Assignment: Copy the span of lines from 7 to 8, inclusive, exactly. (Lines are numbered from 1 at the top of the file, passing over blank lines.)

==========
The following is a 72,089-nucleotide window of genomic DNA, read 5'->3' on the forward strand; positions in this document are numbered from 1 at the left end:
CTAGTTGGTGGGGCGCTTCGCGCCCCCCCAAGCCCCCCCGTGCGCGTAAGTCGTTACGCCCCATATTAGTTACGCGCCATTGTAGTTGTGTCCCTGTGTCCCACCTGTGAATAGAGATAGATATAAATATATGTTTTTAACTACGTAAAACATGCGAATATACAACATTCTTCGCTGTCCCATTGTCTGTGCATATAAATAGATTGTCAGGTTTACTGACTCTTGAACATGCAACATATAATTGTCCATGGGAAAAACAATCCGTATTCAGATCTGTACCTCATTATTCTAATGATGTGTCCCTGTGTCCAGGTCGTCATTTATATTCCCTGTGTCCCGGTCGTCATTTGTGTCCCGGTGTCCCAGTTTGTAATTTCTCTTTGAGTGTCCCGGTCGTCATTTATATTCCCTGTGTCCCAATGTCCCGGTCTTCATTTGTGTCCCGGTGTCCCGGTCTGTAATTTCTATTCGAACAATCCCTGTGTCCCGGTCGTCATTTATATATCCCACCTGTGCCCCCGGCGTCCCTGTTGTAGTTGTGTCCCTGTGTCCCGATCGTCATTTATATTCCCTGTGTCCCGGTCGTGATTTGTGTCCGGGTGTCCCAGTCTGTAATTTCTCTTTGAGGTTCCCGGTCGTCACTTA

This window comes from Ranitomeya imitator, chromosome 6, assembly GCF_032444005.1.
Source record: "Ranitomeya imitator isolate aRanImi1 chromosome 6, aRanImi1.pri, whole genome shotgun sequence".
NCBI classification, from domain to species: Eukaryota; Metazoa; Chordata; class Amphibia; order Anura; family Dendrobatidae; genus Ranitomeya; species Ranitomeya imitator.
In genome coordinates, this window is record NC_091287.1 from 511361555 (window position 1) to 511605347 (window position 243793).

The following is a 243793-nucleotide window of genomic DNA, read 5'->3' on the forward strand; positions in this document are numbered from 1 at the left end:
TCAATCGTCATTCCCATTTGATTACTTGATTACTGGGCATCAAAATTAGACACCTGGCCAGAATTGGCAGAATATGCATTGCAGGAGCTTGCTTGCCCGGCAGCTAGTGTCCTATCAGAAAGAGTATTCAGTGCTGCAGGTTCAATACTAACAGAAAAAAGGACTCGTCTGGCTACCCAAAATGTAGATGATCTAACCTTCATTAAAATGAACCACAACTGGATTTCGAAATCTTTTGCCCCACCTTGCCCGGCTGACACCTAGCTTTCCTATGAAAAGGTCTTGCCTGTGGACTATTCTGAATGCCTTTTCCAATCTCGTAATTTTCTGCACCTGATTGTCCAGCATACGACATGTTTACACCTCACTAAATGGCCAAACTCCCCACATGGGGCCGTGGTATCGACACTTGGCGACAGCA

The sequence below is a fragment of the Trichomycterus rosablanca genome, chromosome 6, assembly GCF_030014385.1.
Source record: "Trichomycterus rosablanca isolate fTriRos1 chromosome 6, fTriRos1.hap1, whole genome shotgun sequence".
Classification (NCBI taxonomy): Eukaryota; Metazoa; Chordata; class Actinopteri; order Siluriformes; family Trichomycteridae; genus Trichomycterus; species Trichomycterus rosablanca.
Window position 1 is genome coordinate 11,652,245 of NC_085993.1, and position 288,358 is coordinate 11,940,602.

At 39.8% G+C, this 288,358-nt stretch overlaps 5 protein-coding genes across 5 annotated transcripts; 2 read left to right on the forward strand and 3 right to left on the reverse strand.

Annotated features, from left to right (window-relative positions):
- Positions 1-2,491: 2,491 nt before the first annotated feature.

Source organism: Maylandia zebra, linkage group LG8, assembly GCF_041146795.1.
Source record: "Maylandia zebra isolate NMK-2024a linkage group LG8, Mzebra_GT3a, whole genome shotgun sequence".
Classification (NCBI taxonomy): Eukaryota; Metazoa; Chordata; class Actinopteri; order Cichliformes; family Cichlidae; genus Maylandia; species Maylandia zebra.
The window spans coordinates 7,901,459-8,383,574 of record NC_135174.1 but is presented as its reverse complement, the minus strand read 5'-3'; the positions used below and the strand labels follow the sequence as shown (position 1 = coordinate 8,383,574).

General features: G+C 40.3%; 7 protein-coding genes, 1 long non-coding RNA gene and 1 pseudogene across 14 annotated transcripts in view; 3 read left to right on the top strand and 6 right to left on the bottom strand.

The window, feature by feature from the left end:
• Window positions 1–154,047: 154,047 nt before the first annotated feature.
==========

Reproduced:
The following is a 243793-nucleotide window of genomic DNA, read 5'->3' on the forward strand; positions in this document are numbered from 1 at the left end:
TCAATCGTCATTCCCATTTGATTACTTGATTACTGGGCATCAAAATTAGACACCTGGCCAGAATTGGCAGAATATGCATTGCAGGAGCTTGCTTGCCCGGCAGCTAGTGTCCTATCAGAAAGAGTATTCAGTGCTGCAGGTTCAATACTAACAGAAAAAAGGACTCGTCTGGCTACCCAAAATGTAGATGATCTAACCTTCATTAAAATGAACCACAACTGGATTTCGAAATCTTTTGCCCCACCTTGCCCGGCTGACACCTAGCTTTCCTATGAAAAGGTCTTGCCTGTGGACTATTCTGAATGCCTTTTCCAATCTCGTAATTTTCTGCACCTGATTGTCCAGCATACGACATGTTTACACCTCACTAAATGGCCAAACTCCCCACATGGGGCCGTGGTATCGACACTTGGCGACAGCA